Machines munch digital delicacies to make art

Thursday 7 July 2011

Digital files will be gobbled up and turned into works of art by machines in an exhibition being ‘switched on’ today at ANU.

Art Machine will see machines transform text, video and photos submitted online into original ‘visual structures’ and digital displays. Exhibition curator Christopher Fulham, from the ANU School of Art, said that Art Machine will present the submitted digital content in a range of ways.

“The submitted files will be scrambled together and presented on projectors, as 3D visual sculptures and on LCD screens,” he said. “The diverse visual installation will also run online.

“All of the machines in Art Machine have been coded to act on people’s submissions in particular ways. For example, images will be turned into various forms of pixels and visualisations. The content providers aren’t aware of how the machines will operate and the machine-coders aren’t aware of the specific content their machines will operate on.

“In this exhibition artistic intent, content, production materials and the final presentation of the artwork operate independently of each other, yet combine to create a unique art experience.”

Mr Fulham added that Art Machine removes curatorial influence by accepting all submitted digital content and using it in the exhibition.

“With Art Machine I wanted to create an exhibition that would both surprise and engage. I also wanted to develop a way for anyone to contribute digital content to the show.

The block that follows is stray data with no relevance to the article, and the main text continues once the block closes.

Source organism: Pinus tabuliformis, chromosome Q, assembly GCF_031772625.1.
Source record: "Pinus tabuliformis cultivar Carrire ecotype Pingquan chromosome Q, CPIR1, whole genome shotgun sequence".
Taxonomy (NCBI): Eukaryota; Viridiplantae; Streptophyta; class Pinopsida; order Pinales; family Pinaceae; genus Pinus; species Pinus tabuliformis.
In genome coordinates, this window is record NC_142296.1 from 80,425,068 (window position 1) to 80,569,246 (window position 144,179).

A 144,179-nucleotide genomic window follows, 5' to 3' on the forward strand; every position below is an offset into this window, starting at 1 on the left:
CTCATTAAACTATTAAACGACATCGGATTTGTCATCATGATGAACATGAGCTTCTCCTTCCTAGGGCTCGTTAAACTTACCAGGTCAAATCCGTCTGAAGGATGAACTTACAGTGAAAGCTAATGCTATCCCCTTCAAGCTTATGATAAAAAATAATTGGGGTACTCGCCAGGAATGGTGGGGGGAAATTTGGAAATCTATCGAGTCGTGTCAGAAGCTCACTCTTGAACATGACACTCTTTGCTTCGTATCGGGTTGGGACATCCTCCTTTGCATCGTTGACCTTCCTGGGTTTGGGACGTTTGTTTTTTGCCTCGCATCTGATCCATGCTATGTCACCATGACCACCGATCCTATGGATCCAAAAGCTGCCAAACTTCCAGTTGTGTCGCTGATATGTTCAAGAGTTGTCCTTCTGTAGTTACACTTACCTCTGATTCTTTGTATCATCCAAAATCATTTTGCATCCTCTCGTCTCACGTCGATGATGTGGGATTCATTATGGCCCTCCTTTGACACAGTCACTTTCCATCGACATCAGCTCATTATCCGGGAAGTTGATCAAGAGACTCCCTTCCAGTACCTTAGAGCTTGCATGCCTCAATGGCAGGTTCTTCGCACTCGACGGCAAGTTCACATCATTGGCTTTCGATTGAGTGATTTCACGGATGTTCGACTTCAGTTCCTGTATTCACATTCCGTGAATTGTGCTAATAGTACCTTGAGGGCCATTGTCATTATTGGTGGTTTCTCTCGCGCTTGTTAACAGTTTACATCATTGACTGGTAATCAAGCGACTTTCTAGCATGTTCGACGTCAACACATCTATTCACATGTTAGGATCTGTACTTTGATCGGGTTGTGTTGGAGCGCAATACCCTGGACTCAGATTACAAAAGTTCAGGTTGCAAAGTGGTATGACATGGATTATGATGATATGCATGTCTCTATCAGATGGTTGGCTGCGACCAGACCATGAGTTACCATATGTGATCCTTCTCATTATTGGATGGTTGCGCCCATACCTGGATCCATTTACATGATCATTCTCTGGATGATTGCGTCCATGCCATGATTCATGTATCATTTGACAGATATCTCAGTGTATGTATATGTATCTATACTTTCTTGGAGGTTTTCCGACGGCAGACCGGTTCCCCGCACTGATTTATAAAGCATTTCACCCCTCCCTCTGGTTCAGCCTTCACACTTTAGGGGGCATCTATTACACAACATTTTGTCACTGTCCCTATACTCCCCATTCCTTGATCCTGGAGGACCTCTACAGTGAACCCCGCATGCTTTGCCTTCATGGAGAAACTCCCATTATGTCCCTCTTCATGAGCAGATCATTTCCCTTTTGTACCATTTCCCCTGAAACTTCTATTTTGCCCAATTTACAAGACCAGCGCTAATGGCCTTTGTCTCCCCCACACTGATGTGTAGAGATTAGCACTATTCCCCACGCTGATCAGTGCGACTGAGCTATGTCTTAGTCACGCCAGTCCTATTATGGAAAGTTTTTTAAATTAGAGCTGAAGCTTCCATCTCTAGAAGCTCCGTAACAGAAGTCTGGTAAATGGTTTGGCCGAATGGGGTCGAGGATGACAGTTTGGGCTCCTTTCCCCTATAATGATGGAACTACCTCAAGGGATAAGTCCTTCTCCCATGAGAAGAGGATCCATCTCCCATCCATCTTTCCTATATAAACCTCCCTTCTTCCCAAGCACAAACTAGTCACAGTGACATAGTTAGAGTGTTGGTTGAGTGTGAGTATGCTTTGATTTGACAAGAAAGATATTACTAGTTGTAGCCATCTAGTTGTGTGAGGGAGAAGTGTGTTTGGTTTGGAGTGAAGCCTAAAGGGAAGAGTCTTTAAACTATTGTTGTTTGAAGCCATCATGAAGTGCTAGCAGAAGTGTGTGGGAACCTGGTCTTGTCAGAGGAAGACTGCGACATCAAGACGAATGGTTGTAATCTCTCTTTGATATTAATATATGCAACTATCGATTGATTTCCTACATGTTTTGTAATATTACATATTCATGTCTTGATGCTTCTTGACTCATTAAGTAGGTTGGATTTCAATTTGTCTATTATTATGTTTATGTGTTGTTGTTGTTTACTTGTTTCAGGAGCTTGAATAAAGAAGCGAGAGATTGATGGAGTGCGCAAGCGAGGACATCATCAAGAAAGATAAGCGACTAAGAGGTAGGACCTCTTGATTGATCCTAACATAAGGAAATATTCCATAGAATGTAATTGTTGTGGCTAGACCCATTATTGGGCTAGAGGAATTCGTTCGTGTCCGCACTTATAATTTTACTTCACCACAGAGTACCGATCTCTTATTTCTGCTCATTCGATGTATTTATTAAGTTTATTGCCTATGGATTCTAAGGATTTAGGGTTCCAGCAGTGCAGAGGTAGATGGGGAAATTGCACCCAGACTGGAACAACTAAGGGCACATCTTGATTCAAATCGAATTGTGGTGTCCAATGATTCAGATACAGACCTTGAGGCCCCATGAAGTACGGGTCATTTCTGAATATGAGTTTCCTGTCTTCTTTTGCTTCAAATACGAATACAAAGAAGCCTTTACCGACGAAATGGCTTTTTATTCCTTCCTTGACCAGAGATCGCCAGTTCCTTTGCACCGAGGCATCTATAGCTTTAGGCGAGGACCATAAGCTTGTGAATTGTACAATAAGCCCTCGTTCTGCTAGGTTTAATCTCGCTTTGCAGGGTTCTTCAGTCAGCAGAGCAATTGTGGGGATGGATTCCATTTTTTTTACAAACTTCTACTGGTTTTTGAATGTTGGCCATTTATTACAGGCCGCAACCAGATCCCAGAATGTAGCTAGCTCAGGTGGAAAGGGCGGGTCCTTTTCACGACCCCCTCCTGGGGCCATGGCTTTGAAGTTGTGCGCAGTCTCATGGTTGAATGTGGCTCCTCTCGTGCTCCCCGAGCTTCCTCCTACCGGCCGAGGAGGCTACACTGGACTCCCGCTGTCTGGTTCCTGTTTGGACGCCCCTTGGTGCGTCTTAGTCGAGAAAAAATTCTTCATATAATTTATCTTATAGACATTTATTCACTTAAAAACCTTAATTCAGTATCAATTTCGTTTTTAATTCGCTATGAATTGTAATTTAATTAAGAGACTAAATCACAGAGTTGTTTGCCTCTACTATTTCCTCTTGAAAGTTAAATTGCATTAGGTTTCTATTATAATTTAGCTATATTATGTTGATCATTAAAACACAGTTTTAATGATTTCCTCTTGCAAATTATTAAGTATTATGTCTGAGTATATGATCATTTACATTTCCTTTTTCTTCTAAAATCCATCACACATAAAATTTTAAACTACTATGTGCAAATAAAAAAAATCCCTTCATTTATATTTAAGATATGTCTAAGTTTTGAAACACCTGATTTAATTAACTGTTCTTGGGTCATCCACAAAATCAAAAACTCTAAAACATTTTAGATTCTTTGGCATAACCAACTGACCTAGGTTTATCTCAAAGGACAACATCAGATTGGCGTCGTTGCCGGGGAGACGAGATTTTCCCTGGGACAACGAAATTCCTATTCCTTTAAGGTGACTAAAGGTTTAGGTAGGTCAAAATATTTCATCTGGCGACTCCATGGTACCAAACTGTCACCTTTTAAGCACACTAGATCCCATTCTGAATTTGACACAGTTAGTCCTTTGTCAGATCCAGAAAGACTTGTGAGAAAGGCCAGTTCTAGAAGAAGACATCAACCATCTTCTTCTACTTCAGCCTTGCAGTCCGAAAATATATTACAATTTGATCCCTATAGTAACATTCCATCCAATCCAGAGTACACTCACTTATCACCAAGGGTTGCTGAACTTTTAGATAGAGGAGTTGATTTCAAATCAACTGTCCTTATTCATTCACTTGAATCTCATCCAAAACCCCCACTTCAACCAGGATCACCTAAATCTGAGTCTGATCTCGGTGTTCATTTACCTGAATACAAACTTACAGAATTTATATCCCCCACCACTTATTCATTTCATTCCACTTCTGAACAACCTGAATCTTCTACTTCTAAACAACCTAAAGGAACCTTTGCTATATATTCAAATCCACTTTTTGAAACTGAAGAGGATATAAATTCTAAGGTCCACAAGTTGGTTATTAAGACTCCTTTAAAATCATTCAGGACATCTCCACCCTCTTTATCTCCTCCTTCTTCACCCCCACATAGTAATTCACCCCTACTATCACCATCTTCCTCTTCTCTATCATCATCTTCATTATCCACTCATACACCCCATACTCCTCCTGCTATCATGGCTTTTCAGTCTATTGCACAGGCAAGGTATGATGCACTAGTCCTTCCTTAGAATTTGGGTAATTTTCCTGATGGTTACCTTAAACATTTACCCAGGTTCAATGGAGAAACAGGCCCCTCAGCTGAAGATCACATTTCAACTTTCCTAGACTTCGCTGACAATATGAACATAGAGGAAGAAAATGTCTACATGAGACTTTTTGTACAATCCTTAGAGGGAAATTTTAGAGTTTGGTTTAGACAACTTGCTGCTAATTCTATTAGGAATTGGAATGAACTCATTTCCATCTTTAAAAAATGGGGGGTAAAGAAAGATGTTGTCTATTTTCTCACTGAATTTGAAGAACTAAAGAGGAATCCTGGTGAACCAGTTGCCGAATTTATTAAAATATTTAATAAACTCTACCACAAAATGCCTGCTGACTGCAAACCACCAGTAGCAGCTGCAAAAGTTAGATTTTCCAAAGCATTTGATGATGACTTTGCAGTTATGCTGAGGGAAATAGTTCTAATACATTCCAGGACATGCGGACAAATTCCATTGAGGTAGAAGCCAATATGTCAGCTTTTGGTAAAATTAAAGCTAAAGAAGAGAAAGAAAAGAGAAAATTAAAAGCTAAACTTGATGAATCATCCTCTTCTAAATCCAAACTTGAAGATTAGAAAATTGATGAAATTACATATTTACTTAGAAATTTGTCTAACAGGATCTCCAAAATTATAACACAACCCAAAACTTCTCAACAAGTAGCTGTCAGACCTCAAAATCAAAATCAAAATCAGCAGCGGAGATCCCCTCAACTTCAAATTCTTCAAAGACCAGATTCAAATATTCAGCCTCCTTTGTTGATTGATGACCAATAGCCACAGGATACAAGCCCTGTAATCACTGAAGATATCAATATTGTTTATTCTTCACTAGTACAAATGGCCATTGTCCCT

“This situation will continue to run live throughout the three-week exhibition and visitors will be able to experience Art Machine as a constantly evolving and shifting experience. Art Machine is an opportunity for everyone to contribute digital content and be part of a gallery digital art experience.

“Art Machine explores the boundaries between digital art, code-art and new media installation. It makes us question what exactly constitutes art; the intent of the artist, the materials used, the mode of presentation or the experiences of the viewer.”

Art Machine runs at the ANU School of Art Gallery from 7-30 July. More information is available online at http://www.artmachine.tv/

For interviews: Christopher Fulham, ANU School of Art

For media assistance: James Giggacher, ANU Media – 02 6125 7988 or 0416 249 24

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WHAT: Art Machine launch

WHEN: 6pm, Thursday 7 July

WHERE: School of Art Gallery, Ellery Crescent, ANU

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Image by Kieran Browne

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